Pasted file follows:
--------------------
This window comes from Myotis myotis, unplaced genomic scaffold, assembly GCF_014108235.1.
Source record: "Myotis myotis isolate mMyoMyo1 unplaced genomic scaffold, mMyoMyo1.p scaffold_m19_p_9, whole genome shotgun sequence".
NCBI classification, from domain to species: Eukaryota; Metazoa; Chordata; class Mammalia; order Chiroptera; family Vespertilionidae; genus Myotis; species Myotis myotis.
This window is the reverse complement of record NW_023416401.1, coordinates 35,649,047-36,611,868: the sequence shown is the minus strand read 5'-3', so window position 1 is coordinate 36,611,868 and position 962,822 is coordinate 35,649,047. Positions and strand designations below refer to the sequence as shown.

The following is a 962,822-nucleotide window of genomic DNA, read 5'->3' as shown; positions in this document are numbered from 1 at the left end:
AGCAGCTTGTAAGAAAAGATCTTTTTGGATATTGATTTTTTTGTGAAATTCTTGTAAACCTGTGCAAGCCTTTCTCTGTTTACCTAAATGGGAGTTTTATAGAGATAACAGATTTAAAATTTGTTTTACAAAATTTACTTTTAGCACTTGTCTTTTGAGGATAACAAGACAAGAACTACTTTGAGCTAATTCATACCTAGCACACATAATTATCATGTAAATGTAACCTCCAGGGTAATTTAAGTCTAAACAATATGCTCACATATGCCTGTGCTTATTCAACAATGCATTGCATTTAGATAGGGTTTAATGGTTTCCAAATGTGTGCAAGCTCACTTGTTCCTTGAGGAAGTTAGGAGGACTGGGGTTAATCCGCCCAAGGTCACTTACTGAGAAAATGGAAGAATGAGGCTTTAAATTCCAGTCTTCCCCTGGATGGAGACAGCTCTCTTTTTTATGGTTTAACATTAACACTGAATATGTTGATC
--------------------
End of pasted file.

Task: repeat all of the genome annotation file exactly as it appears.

This window comes from Myotis myotis, unplaced genomic scaffold, assembly GCF_014108235.1.
Source record: "Myotis myotis isolate mMyoMyo1 unplaced genomic scaffold, mMyoMyo1.p scaffold_m19_p_9, whole genome shotgun sequence".
NCBI classification, from domain to species: Eukaryota; Metazoa; Chordata; class Mammalia; order Chiroptera; family Vespertilionidae; genus Myotis; species Myotis myotis.
This window is the reverse complement of record NW_023416401.1, coordinates 35,649,047-36,611,868: the sequence shown is the minus strand read 5'-3', so window position 1 is coordinate 36,611,868 and position 962,822 is coordinate 35,649,047. Positions and strand designations below refer to the sequence as shown.

The following is a 962,822-nucleotide window of genomic DNA, read 5'->3' as shown; positions in this document are numbered from 1 at the left end:
AGCAGCTTGTAAGAAAAGATCTTTTTGGATATTGATTTTTTTGTGAAATTCTTGTAAACCTGTGCAAGCCTTTCTCTGTTTACCTAAATGGGAGTTTTATAGAGATAACAGATTTAAAATTTGTTTTACAAAATTTACTTTTAGCACTTGTCTTTTGAGGATAACAAGACAAGAACTACTTTGAGCTAATTCATACCTAGCACACATAATTATCATGTAAATGTAACCTCCAGGGTAATTTAAGTCTAAACAATATGCTCACATATGCCTGTGCTTATTCAACAATGCATTGCATTTAGATAGGGTTTAATGGTTTCCAAATGTGTGCAAGCTCACTTGTTCCTTGAGGAAGTTAGGAGGACTGGGGTTAATCCGCCCAAGGTCACTTACTGAGAAAATGGAAGAATGAGGCTTTAAATTCCAGTCTTCCCCTGGATGGAGACAGCTCTCTTTTTTATGGTTTAACATTAACACTGAATATGTTGATC